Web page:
Jose A. Gomez ’17 recalled sitting down his junior year of high school to contemplate his post-graduation plans. Like many now-undergraduates at the Institute, he had dreamed of applying to MIT for years but felt his chances of actually being able to attend were slim.
Before we even arrived for orientation at MIT freshman year, we were all supposed to have completed an online program of alcohol, sexual misconduct, and general safety training. I don’t remember much about those videos besides the amazingly awkward acting, but I do remember having to take an exam and perhaps a survey at the end to make sure I understood the important life lessons I had just been taught.
After finishing a tour with alt rockers New Politics and playing at a variety of music festivals this spring, Magic Man was ready to jump straight into their first performance at Boston Calling. The synth rock and pop band calls Boston home, having spent part of their college years performing at house parties and local live music venues. Joey, Magic Man’s drummer, even reminisces about visiting MIT for Bexley’s Beast Roast party during his time at Berklee.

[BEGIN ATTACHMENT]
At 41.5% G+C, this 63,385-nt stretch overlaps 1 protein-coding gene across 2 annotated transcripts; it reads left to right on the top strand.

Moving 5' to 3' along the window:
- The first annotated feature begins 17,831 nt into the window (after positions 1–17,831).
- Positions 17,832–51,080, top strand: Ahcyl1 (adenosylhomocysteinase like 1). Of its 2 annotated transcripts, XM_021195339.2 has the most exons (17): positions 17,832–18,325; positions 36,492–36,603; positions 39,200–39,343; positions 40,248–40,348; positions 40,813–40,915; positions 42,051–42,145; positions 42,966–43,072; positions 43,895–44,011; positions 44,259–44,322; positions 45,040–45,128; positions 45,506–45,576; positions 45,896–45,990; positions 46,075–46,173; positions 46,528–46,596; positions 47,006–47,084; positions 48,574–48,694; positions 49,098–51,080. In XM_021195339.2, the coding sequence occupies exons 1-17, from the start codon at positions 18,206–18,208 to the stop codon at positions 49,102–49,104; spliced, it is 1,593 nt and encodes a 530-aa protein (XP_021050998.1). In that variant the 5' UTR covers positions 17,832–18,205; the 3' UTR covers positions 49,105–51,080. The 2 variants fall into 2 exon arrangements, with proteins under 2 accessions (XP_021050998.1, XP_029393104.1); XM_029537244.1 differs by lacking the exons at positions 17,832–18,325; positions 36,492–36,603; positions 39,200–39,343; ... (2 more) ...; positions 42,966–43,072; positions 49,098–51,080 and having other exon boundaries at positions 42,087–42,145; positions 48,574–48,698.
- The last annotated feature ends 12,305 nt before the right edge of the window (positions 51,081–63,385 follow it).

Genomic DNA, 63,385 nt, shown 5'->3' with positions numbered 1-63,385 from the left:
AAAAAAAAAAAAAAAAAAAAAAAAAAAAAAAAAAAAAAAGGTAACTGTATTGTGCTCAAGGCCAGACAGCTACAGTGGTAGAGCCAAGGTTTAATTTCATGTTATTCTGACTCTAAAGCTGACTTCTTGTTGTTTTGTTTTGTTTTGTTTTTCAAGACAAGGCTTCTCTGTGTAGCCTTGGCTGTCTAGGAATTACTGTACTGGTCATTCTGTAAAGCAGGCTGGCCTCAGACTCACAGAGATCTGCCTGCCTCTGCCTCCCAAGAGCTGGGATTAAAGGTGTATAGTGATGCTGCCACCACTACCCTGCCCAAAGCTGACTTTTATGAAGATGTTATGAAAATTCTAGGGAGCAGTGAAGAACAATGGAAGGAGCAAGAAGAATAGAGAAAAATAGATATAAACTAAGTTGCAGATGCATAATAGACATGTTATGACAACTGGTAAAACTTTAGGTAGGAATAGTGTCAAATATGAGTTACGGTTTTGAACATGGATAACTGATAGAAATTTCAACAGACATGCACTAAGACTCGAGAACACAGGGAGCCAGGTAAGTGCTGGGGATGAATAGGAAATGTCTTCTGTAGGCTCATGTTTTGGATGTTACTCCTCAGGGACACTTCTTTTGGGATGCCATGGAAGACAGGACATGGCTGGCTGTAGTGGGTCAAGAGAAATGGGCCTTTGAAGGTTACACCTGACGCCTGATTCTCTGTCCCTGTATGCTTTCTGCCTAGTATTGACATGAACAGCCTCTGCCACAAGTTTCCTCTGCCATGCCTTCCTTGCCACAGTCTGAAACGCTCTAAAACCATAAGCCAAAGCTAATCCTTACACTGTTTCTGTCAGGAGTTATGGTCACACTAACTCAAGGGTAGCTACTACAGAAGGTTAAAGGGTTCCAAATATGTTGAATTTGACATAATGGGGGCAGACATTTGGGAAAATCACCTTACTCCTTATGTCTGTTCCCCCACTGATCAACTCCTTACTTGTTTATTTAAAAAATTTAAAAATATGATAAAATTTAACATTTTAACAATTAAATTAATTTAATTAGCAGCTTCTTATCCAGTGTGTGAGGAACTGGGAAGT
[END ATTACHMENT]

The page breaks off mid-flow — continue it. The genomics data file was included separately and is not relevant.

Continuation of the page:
“Immigrants work hard. Last year at this very time, we had Hurricane Sandy going on. In my neighborhood in New York, every American restaurant closed. What was open? Chinese restaurants. How do I know that? I look out my window, and the Chinese delivery guy I know is on his bike, delivering food because somebody ordered delivery during a hurricane. Ok, I ordered delivery. Because I knew he’d be there, and there he was!”
“When I first came here, after a year or two, a lot of people told me I should leave. They said I was never going to even get promoted past assistant professor. A lot of people in the scientific community didn’t believe in the science I was doing; they thought it was wrong. And so I got my first nine grants turned down,” recounted Professor Robert S. Langer ScD ’74.